“I’m 57 years old today and I have to say that I have the best job I have ever had, right now,” Jones explained. “I built two agencies and sold them both, wonderful experiences, but FishBait Marketing is a labor of love. I absolutely love college football and basketball. I will spend all of Saturday watching Gameday, I was in Tuscaloosa for the Alabama-Tennessee Game, I will get to see South Carolina play and at the end of the October I will see Harvard and Yale play in New Haven, that is something I have never done. I have the perfect job. I had dinner with some old colleagues, Georgia State guys, this week in New York, and one of my friends said that he thought this was as enthusiastic as I have ever been. I really love what I do and I am still excited about it. I think I travel too much, but I still like it.”
Jones’ new company has him working with college coaches on a daily basis from the Coach to Cure MD foundation, Coaches vs. Canter, the College Basketball Experience, or even Samaritan’s Feet. He runs his company from his ‘little bitty house on an island off the coast of Charleston’ but goes into the office a few days a week when he isn’t traveling.
He’s worked with the likes of Geno Auriemma, and a couple of his good friends, Ron Hunter and Bill Curry, have decided to coach at his alma mater of Georgia State. Jones is hoping to get to a game soon.
Jones credits networking while in school at Georgia State for all of the success that he has seen in his life, especially one particular class on marketing.
“My teacher that taught Intro to Sports Marketing when I was in school, was also the head of sports at Turner Broadcasting,” Jones continued, “he had 11 guest speakers come to our class and 10 of the 11 directly impacted my career, either hired me, influenced me, or worked with my clients, it was staggering the number of people that I met in that class that impacted my career.”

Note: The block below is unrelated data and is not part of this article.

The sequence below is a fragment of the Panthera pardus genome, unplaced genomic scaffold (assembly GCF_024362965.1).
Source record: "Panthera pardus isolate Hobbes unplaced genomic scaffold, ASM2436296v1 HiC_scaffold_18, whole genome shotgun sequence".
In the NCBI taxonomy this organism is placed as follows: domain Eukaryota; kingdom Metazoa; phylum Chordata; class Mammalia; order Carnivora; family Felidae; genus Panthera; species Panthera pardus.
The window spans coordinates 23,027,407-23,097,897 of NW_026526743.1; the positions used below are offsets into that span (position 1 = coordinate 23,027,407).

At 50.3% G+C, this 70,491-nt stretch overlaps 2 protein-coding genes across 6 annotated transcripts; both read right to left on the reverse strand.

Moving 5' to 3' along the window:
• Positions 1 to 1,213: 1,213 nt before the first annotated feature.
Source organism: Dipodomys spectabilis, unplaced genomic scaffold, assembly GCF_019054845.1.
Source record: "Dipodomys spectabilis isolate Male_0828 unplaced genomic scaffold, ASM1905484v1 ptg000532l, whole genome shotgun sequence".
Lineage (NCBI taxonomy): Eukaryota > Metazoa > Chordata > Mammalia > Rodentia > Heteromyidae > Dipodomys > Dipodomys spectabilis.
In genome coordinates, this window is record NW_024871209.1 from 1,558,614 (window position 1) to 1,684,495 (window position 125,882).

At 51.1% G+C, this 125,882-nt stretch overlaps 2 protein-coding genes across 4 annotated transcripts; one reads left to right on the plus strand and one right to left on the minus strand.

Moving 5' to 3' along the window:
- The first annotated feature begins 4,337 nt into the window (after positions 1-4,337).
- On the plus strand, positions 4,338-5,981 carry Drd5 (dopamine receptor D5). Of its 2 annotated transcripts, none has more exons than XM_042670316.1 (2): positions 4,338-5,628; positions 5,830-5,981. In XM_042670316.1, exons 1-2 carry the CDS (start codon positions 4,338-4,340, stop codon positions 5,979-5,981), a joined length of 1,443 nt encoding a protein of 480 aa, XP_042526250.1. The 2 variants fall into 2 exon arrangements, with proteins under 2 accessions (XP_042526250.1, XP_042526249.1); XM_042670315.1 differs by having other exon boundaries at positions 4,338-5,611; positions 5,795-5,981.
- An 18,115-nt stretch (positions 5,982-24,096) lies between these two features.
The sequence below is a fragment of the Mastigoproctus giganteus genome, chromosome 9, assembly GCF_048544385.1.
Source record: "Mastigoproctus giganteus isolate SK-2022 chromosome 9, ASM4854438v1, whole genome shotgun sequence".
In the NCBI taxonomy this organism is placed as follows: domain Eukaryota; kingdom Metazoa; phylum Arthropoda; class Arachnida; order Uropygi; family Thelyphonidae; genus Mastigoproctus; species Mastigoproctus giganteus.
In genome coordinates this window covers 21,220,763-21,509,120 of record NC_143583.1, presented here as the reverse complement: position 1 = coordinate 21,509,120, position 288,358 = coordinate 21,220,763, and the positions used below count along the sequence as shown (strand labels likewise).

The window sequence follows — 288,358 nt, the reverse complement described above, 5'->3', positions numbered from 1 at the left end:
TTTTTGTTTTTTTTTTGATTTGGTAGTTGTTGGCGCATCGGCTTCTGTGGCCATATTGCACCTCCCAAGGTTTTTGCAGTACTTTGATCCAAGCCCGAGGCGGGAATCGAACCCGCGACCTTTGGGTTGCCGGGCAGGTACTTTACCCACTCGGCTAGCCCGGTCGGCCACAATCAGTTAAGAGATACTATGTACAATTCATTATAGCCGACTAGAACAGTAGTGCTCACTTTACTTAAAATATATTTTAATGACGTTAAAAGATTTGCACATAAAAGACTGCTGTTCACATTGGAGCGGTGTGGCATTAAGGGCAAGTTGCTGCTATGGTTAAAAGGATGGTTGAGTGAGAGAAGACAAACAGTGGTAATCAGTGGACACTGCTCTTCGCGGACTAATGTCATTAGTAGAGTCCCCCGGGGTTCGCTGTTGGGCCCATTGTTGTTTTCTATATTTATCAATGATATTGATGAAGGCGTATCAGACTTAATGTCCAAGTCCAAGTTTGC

Though his life didn’t turn out how he planned, Jones is very happy with the road that his life’s journey has taken.
“At the end of the day, I found my calling in sports marketing. I have had a phenomenal career, been very blessed, worked on some amazing projects with amazing people, lived all over the world, been to every sporting event in the world, it has been very good for me and very gratifying.”
Getting to Know Rick Jones
Favorite City: Venice, Italy
Favorite Fast Food Restaurant: Five Guys
Favorite Food: Fried Chicken (The best was from Deacons Grill in Inman Park)
Favorite Place He’s Lived: Charleston, S.C. (Has also lived in London, San Antonio, Dallas, & Atlanta)
Favorite Gadget: Not much of a gadget guy. Loves Yellow Pads of paper and claims he has been through a million of them! But does like his iPod while traveling and has over 5,000 songs.
Favorite Quote: ‘Coachisms’ “If you can’t run with the big dogs, stay on the porch”
Most Influential Person In His Career: Personally, his father. Professionally, Bob Curry of Curry Wolfe in Atlanta. A brilliant and creative guy.
Favorite part of his job: The money! But seriously, he gets to work every day with college football and basketball coaches. Coaches are the best people he knows. They do amazing things, are great teachers, great educators and care about their athletes. Just good people to be around.